Orange Simple Syrup Recipe

Orange simple syrup
Lisa Hubbard / Getty Images
    15 mins
Ratings (7)

Simple syrup is a solution of equal parts (by weight) sugar and water. It can be used to sweeten and add moisture to cakes and other desserts.

It's also handy for sweetening cold drinks like iced coffee and iced tea since granulated sugar doesn't dissolve as well in cold drinks as it does in hot ones.

There is also a slew of cocktails that use simple syrup, like the Old Fashioned and the Mojito.

The thing about simple syrup is that traditionally it's made by boiling the water and sugar until the sugar dissolves. The resulting syrup is then cooled and then stored in a bottle or jar. You can infuse it with orange flavor by simmering orange peel in the syrup, which might be nice for brushing onto the layers of a classic genoise cake.

There are a couple of problems with this technique, however. One, if you should accidentally splatter a drop of boiling-hot simple syrup on yourself, you're going to be in a lot of pain. And two, the pot you used to simmer the syrup is going to be a pain to clean — so much so that you might prefer the pain of being burned by the stuff.

And also, you have to wait for it to cool.

Fortunately, you can make simple syrup without boiling. Just combine the sugar and water in a jar or bottle and let it sit for about 20 minutes, giving it a shake or stir every five minutes or so. Zero cleanups, zero waiting for it to cool, and zero chance of sustaining second-degree burns.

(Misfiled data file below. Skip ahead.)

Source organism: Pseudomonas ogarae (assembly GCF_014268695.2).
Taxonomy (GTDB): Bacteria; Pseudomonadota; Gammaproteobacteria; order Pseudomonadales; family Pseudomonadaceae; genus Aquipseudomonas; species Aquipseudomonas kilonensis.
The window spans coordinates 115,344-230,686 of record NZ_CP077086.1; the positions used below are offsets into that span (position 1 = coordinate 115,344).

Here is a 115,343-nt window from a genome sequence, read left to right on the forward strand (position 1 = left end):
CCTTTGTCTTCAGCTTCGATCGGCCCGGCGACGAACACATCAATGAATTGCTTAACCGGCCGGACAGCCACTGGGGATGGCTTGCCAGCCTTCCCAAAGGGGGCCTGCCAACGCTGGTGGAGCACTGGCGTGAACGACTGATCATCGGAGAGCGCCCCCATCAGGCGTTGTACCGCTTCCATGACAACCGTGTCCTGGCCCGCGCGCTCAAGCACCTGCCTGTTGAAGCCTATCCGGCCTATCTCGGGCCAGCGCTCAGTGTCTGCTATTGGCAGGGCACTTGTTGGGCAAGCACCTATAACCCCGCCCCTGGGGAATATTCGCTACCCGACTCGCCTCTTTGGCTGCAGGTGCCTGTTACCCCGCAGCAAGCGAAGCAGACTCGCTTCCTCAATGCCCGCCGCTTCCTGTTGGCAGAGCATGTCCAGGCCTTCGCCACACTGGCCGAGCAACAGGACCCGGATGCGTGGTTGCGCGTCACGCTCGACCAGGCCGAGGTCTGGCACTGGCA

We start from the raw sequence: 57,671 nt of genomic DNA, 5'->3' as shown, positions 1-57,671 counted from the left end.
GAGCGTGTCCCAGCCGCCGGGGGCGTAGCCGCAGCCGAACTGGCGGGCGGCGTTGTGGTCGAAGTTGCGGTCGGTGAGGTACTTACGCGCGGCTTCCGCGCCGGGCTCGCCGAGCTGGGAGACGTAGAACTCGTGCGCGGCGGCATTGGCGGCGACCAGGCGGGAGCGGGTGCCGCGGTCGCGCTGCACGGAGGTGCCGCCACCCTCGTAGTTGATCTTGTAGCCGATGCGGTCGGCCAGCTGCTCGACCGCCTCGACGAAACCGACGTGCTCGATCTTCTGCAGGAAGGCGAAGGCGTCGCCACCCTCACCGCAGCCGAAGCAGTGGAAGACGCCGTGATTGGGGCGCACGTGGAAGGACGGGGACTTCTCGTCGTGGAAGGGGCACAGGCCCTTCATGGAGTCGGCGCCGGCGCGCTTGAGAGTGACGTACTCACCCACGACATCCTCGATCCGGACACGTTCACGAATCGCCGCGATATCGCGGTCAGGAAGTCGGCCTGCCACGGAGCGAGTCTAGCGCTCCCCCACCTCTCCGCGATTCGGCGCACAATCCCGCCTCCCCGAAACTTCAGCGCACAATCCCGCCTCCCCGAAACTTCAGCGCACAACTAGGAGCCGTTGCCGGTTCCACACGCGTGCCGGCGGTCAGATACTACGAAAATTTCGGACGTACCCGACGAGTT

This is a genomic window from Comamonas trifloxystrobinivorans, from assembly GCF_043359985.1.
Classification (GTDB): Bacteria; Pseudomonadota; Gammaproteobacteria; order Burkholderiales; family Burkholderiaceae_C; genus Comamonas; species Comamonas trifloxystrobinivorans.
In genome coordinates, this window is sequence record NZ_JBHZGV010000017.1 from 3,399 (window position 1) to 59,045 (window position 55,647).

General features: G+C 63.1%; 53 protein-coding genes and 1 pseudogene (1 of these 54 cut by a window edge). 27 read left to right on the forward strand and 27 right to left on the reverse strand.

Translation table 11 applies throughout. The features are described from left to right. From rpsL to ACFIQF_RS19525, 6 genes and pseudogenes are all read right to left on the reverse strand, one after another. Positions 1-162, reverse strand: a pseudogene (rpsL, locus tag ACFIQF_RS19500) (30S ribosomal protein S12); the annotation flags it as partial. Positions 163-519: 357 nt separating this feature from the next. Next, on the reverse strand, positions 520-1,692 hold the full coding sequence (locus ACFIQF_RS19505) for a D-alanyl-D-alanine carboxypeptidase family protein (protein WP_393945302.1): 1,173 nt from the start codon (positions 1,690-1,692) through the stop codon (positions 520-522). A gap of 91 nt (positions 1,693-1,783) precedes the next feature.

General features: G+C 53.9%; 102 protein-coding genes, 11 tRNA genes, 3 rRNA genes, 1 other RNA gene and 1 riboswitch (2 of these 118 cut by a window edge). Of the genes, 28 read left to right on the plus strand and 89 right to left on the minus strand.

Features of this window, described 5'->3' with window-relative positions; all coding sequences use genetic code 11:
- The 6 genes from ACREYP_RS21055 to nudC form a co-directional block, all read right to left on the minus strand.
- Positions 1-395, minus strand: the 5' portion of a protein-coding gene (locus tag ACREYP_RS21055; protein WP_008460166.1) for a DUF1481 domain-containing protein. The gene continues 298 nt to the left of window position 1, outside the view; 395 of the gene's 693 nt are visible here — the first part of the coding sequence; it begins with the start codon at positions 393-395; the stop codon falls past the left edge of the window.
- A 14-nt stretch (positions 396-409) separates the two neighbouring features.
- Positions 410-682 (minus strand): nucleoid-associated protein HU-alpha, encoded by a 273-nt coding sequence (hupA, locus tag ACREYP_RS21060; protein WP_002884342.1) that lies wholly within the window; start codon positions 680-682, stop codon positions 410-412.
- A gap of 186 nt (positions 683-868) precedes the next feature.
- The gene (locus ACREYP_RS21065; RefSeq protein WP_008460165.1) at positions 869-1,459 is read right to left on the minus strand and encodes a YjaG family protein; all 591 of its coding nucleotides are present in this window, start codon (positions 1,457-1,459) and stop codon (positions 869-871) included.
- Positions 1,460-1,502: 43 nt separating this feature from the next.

Still, boiled simple syrup will keep a lot longer, because boiling gets rid of any bacteria that might cause it to go bad. But we're talking the difference between keeping for three months with the stirred syrup versus more or less indefinitely with the boiled kind. So if you're planning to use it up quickly, the shaken version will work just fine.

Of course, if you're not cooking the syrup, you can't flavor it by simmering orange peels in it. But you can just stir in half a cup of freshly squeezed orange juice (per liter of syrup), or 1/4 lemon juice and 1/4 cup orange juice.

And if you're just using your simple syrup to sweeten drinks, feel free to leave out the citrus juice altogether.

By the way, you can buy a simple syrup kit which is basically a bottle with markings on it to indicate how much sugar and water to add. You just cork it and shake it up. Totally unnecessary, but still kind of cool and might make a nice gift.

What You'll Need

  • 1 quart filtered or distilled water
  • ½ lb granulated sugar
  • Peels of about 3 oranges, sliced

How to Make It

  1. Combine the water, sugar and orange peels in a heavy-bottomed saucepan. Stir to combine, bring to a boil and cook until the sugar dissolves, stirring occasionally.
  2. Remove from heat, remove the peels and let the syrup cool. Transfer to a bottle or jar. Store in the fridge for longest life.